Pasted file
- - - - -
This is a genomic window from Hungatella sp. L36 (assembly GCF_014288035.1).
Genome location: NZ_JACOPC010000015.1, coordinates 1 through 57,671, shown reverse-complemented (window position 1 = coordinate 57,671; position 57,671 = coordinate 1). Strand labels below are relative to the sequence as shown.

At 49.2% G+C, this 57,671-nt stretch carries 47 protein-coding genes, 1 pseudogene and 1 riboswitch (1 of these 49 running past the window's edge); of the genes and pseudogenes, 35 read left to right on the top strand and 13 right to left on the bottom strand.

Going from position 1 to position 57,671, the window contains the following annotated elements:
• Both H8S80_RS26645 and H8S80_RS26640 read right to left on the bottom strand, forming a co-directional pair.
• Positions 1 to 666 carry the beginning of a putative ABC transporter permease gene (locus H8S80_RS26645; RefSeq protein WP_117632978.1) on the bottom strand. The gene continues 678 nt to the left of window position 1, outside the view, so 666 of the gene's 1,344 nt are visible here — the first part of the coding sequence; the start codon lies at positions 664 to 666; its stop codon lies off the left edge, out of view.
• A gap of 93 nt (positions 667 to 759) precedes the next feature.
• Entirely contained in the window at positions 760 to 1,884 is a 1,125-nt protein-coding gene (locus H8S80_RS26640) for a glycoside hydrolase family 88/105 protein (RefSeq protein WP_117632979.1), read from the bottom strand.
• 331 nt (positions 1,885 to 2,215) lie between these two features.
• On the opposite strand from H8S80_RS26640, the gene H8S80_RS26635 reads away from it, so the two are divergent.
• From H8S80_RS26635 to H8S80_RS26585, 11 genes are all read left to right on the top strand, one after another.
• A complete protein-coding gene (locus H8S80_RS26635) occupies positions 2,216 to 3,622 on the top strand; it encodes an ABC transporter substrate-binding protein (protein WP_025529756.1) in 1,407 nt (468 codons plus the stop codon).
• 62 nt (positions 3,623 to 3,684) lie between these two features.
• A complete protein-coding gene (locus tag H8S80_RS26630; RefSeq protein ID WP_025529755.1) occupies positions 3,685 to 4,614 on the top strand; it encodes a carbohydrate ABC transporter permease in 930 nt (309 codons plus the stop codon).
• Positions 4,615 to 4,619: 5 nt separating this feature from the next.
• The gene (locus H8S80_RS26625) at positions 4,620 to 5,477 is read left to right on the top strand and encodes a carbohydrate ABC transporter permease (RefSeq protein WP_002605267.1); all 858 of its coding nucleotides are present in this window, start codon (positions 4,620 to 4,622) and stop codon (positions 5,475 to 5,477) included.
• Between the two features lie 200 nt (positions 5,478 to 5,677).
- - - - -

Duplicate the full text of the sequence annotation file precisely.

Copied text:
This is a genomic window from Hungatella sp. L36 (assembly GCF_014288035.1).
Genome location: NZ_JACOPC010000015.1, coordinates 1 through 57,671, shown reverse-complemented (window position 1 = coordinate 57,671; position 57,671 = coordinate 1). Strand labels below are relative to the sequence as shown.

At 49.2% G+C, this 57,671-nt stretch carries 47 protein-coding genes, 1 pseudogene and 1 riboswitch (1 of these 49 running past the window's edge); of the genes and pseudogenes, 35 read left to right on the top strand and 13 right to left on the bottom strand.

Going from position 1 to position 57,671, the window contains the following annotated elements:
• Both H8S80_RS26645 and H8S80_RS26640 read right to left on the bottom strand, forming a co-directional pair.
• Positions 1 to 666 carry the beginning of a putative ABC transporter permease gene (locus H8S80_RS26645; RefSeq protein WP_117632978.1) on the bottom strand. The gene continues 678 nt to the left of window position 1, outside the view, so 666 of the gene's 1,344 nt are visible here — the first part of the coding sequence; the start codon lies at positions 664 to 666; its stop codon lies off the left edge, out of view.
• A gap of 93 nt (positions 667 to 759) precedes the next feature.
• Entirely contained in the window at positions 760 to 1,884 is a 1,125-nt protein-coding gene (locus H8S80_RS26640) for a glycoside hydrolase family 88/105 protein (RefSeq protein WP_117632979.1), read from the bottom strand.
• 331 nt (positions 1,885 to 2,215) lie between these two features.
• On the opposite strand from H8S80_RS26640, the gene H8S80_RS26635 reads away from it, so the two are divergent.
• From H8S80_RS26635 to H8S80_RS26585, 11 genes are all read left to right on the top strand, one after another.
• A complete protein-coding gene (locus H8S80_RS26635) occupies positions 2,216 to 3,622 on the top strand; it encodes an ABC transporter substrate-binding protein (protein WP_025529756.1) in 1,407 nt (468 codons plus the stop codon).
• 62 nt (positions 3,623 to 3,684) lie between these two features.
• A complete protein-coding gene (locus tag H8S80_RS26630; RefSeq protein ID WP_025529755.1) occupies positions 3,685 to 4,614 on the top strand; it encodes a carbohydrate ABC transporter permease in 930 nt (309 codons plus the stop codon).
• Positions 4,615 to 4,619: 5 nt separating this feature from the next.
• The gene (locus H8S80_RS26625) at positions 4,620 to 5,477 is read left to right on the top strand and encodes a carbohydrate ABC transporter permease (RefSeq protein WP_002605267.1); all 858 of its coding nucleotides are present in this window, start codon (positions 4,620 to 4,622) and stop codon (positions 5,475 to 5,477) included.
• Between the two features lie 200 nt (positions 5,478 to 5,677).